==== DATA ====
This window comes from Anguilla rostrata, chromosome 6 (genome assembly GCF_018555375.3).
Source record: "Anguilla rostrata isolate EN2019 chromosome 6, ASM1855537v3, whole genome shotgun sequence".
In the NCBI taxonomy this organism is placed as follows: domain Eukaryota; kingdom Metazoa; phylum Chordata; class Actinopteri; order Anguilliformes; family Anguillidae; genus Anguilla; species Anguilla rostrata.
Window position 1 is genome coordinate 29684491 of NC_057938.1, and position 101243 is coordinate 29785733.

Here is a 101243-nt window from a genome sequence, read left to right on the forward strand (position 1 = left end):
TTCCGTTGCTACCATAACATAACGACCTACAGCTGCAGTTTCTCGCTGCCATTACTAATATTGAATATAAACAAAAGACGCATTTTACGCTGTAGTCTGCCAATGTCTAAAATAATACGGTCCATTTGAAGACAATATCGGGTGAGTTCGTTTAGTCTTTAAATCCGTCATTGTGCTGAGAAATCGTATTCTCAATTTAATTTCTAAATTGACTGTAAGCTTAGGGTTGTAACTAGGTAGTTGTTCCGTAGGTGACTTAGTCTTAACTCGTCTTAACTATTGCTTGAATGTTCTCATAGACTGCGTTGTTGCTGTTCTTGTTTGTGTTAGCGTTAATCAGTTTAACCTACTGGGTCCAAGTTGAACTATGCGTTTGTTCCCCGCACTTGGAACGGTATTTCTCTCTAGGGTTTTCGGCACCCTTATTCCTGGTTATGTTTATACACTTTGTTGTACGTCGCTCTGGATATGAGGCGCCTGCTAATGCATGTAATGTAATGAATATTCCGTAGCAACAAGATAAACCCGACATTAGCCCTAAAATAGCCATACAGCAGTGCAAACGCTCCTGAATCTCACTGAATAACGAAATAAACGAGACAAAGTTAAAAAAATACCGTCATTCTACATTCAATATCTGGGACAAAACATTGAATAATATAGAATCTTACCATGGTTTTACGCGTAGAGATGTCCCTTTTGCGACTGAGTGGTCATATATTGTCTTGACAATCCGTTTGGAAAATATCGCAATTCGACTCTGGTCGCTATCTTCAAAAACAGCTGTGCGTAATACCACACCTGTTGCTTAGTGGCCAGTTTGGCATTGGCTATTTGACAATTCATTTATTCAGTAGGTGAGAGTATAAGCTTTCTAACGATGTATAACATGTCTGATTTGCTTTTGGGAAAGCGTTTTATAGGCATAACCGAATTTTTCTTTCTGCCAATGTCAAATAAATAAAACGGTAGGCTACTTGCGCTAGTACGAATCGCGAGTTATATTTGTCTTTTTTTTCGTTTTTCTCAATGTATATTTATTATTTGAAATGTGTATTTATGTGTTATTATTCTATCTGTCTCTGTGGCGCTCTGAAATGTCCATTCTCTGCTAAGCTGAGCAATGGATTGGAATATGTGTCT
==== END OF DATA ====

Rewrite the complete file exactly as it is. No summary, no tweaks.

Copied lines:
This window comes from Anguilla rostrata, chromosome 6 (genome assembly GCF_018555375.3).
Source record: "Anguilla rostrata isolate EN2019 chromosome 6, ASM1855537v3, whole genome shotgun sequence".
In the NCBI taxonomy this organism is placed as follows: domain Eukaryota; kingdom Metazoa; phylum Chordata; class Actinopteri; order Anguilliformes; family Anguillidae; genus Anguilla; species Anguilla rostrata.
Window position 1 is genome coordinate 29684491 of NC_057938.1, and position 101243 is coordinate 29785733.

Here is a 101243-nt window from a genome sequence, read left to right on the forward strand (position 1 = left end):
TTCCGTTGCTACCATAACATAACGACCTACAGCTGCAGTTTCTCGCTGCCATTACTAATATTGAATATAAACAAAAGACGCATTTTACGCTGTAGTCTGCCAATGTCTAAAATAATACGGTCCATTTGAAGACAATATCGGGTGAGTTCGTTTAGTCTTTAAATCCGTCATTGTGCTGAGAAATCGTATTCTCAATTTAATTTCTAAATTGACTGTAAGCTTAGGGTTGTAACTAGGTAGTTGTTCCGTAGGTGACTTAGTCTTAACTCGTCTTAACTATTGCTTGAATGTTCTCATAGACTGCGTTGTTGCTGTTCTTGTTTGTGTTAGCGTTAATCAGTTTAACCTACTGGGTCCAAGTTGAACTATGCGTTTGTTCCCCGCACTTGGAACGGTATTTCTCTCTAGGGTTTTCGGCACCCTTATTCCTGGTTATGTTTATACACTTTGTTGTACGTCGCTCTGGATATGAGGCGCCTGCTAATGCATGTAATGTAATGAATATTCCGTAGCAACAAGATAAACCCGACATTAGCCCTAAAATAGCCATACAGCAGTGCAAACGCTCCTGAATCTCACTGAATAACGAAATAAACGAGACAAAGTTAAAAAAATACCGTCATTCTACATTCAATATCTGGGACAAAACATTGAATAATATAGAATCTTACCATGGTTTTACGCGTAGAGATGTCCCTTTTGCGACTGAGTGGTCATATATTGTCTTGACAATCCGTTTGGAAAATATCGCAATTCGACTCTGGTCGCTATCTTCAAAAACAGCTGTGCGTAATACCACACCTGTTGCTTAGTGGCCAGTTTGGCATTGGCTATTTGACAATTCATTTATTCAGTAGGTGAGAGTATAAGCTTTCTAACGATGTATAACATGTCTGATTTGCTTTTGGGAAAGCGTTTTATAGGCATAACCGAATTTTTCTTTCTGCCAATGTCAAATAAATAAAACGGTAGGCTACTTGCGCTAGTACGAATCGCGAGTTATATTTGTCTTTTTTTTCGTTTTTCTCAATGTATATTTATTATTTGAAATGTGTATTTATGTGTTATTATTCTATCTGTCTCTGTGGCGCTCTGAAATGTCCATTCTCTGCTAAGCTGAGCAATGGATTGGAATATGTGTCT